How would Whitney Houston feel about her hologram duet with Christina Aguilera?


According to Entertainment Tonight, Christina Aguilera will perform with a hologram of the late Whitney Houston on an upcoming episode of The Voice. You heard that right: A hologram of “The Voice” will appear on The Voice.

The news raises many questions about the ethics of posthumous hologram performances. Would Whitney Houston approve of the performance? Would she be cool with her duet partner? And, assuming the story isn’t just a rumor, who asked for this? And why? For the love of Nancy Kerrigan, why????

Here’s what I found.

ET reports the duet will air during an upcoming episode of the NBC singing competition’s 10th season (the finale airs May 24), although it’s unknown which episode will feature the performance.

Aguilera herself remained tight-lipped during a red carpet interview with ET Monday night.

“I’m sworn to secrecy,” the Voice coach said. “I can’t say anything, but I’m very excited about the finale. [She nervously siiiiiings, then laughs.] Very exciting things happening.”

NBC has neither confirmed nor denied reports of a hologram duet on The Voice. (I reached out to NBC’s press office, and I’ll update the story if I hear back.) Hologram USA, the company that owns the exclusive rights to the Whitney Houston hologram that is reportedly scheduled to go on tour later this year, declined to confirm anything Voice-related when I reached them for comment. But a grainy cell phone video, seemingly filmed by an audience member during what appears to be the hologram performance’s recent taping, may be all the confirmation we need.

In the clip, uploaded to YouTube on May 6, we see Aguilera getting hair and makeup touch-ups before launching into “I Have Nothing,” one of Houston’s many classic hits off the 1992 chart-topping Bodyguard soundtrack. The video then cuts to Xtina announcing “Ladies and gentlemen, Whitney Houston” as a hologram of the late singer takes the lead on the “Dooooon’t maaaaake meeeeee…” key change. The clip then jumps to the two midway through Houston’s version of Chaka Khan’s “I’m Every Woman”—an unsettling sentiment, considering one of the two women singing isn’t a physical woman at all, but a towering crosshatch of light and sound.

It’s impossible to know for sure whether Whitney Houston would approve of this posthumous hologram performance, much less her hologram’s upcoming world tour. The seven-time Grammy-winning artist died on February 11, 2012, a full two months before the ongoing debate over posthumous hologram ethics kicked off thanks to the appearance of a Tupac hologram at that year’s Coachella Valley Music and Arts Festival. Houston did not live long to be asked her opinion about the slain rapper’s hologram—much less Ol’ Dirty Bastard’s at Rock the Bells in 2013, Michael Jackson’s at the 2014 Billboard Music Awards, or the now-scrapped Amy Winehouse hologram tour—so no such comments exist on record.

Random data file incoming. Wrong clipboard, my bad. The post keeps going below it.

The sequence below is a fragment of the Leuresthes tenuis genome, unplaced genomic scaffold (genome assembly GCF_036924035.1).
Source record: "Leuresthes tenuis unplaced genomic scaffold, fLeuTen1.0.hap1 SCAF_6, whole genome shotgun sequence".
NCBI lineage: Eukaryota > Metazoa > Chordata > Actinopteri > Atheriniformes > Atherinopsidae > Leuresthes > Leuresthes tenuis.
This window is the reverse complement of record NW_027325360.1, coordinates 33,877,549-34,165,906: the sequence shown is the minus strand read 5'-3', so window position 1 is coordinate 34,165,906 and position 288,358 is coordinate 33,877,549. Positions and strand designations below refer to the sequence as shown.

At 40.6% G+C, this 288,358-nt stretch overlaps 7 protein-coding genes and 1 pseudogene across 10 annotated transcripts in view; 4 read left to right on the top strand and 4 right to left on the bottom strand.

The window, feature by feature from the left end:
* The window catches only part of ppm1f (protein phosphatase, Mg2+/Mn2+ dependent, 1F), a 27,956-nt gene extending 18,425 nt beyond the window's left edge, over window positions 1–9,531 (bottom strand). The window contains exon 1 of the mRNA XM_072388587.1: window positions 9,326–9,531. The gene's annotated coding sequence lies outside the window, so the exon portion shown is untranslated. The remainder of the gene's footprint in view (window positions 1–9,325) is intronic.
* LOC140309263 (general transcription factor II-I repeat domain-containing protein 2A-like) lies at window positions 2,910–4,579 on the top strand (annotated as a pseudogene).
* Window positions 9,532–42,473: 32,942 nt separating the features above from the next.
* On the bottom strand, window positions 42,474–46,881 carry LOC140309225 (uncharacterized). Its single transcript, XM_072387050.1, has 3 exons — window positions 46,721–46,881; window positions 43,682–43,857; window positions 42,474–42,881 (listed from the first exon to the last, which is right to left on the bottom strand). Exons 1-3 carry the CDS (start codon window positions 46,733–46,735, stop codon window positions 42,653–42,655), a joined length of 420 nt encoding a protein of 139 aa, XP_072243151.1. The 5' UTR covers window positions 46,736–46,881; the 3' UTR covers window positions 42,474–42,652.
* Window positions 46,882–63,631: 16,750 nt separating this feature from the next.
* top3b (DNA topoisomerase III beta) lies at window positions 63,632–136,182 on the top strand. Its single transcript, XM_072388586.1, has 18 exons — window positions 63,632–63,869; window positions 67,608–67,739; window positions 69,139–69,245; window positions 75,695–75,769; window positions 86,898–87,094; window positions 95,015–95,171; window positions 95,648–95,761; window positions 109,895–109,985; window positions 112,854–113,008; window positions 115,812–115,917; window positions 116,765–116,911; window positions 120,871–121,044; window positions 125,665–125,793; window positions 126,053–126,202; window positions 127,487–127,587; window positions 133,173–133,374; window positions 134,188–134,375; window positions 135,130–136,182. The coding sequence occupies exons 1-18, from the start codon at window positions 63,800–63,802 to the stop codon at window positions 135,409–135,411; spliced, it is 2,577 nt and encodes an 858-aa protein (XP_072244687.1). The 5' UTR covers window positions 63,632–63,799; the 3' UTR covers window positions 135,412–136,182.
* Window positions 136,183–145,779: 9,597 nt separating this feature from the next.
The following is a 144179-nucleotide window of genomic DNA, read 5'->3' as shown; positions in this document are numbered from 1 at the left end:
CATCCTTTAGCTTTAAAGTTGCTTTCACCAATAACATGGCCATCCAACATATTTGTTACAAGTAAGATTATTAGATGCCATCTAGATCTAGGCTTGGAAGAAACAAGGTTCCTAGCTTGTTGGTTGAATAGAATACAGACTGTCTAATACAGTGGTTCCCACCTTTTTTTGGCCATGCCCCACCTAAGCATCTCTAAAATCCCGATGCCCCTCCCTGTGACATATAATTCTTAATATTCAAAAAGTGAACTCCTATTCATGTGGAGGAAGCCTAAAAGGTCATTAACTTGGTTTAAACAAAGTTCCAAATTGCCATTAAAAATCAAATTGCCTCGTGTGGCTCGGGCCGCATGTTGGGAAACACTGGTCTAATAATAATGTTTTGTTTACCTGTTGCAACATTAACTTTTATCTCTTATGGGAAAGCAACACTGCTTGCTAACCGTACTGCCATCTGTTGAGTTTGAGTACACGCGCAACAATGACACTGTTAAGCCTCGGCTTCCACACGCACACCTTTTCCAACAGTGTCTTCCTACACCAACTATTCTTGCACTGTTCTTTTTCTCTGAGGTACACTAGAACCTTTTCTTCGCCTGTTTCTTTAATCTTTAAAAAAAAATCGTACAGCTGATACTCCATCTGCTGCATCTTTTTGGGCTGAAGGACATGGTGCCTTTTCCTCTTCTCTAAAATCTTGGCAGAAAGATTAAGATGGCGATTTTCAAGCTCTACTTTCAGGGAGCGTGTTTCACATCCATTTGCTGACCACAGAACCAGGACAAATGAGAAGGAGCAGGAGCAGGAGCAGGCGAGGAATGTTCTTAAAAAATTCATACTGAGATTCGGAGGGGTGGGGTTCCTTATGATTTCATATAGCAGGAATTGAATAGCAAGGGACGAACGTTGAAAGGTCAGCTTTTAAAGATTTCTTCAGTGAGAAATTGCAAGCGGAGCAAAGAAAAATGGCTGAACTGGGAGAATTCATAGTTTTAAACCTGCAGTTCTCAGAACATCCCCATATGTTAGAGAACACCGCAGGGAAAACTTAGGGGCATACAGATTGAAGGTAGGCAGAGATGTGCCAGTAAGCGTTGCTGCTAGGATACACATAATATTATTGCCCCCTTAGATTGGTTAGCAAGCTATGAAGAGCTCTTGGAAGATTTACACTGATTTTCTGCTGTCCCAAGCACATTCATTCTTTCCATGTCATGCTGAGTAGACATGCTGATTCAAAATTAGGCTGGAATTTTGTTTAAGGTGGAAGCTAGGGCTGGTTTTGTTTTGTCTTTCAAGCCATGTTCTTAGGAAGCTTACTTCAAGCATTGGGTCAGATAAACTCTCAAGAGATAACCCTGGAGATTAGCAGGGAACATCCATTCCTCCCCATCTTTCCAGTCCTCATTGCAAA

Hologram USA partnered with Pat Houston, Whitney’s sister-in-law and president of her estate, to create the hologram in the first place, so all we know is that at least some members of the musician’s family are OK with it.

As for the Houston hologram’s duet partner, it should be noted the late vocalist thought favorably of Christina Aguilera’s work. The “Beautiful” singer herself is a huge fan of Whitney’s, just like most people are. The Voice coach once told Oprah Winfrey that she performed “I Wanna Dance With Somebody” at an elementary school talent show. There’s also this video of her covering “I Have Nothing” on the Mickey Mouse Club back in the early ’90s, and more recently, Aguilera has been known to break into “I Will Always Love You” at random.

Christina was even selected to perform Houston’s “Run to You” at the 2001 BET Awards as part of the iconic singer’s Lifetime Achievement honors.

After that performance, Houston took the stage and showed some love for the young artist.

“First of all, I’d like to thank Miss Christina,” Whitney said. “I really would, thank you. You are one that I truly enjoy in today’s music. You’ve done the best rendition of ‘Run to You,’ besides myself. Thank you very much.”

And yet Houston could have been the biggest Xtina stan in the world—crying herself to sleep at night over the Bionic Tour that never was—and still not approve of a hologram styled in her likeness, pantomiming her songs long after she’d passed away. Or perhaps she would have loved it! We’ll simply never know. All I can say is that maybe all parties involved in greenlighting this duet probably should’ve just… not.

Bad at filling out bios seeks same.

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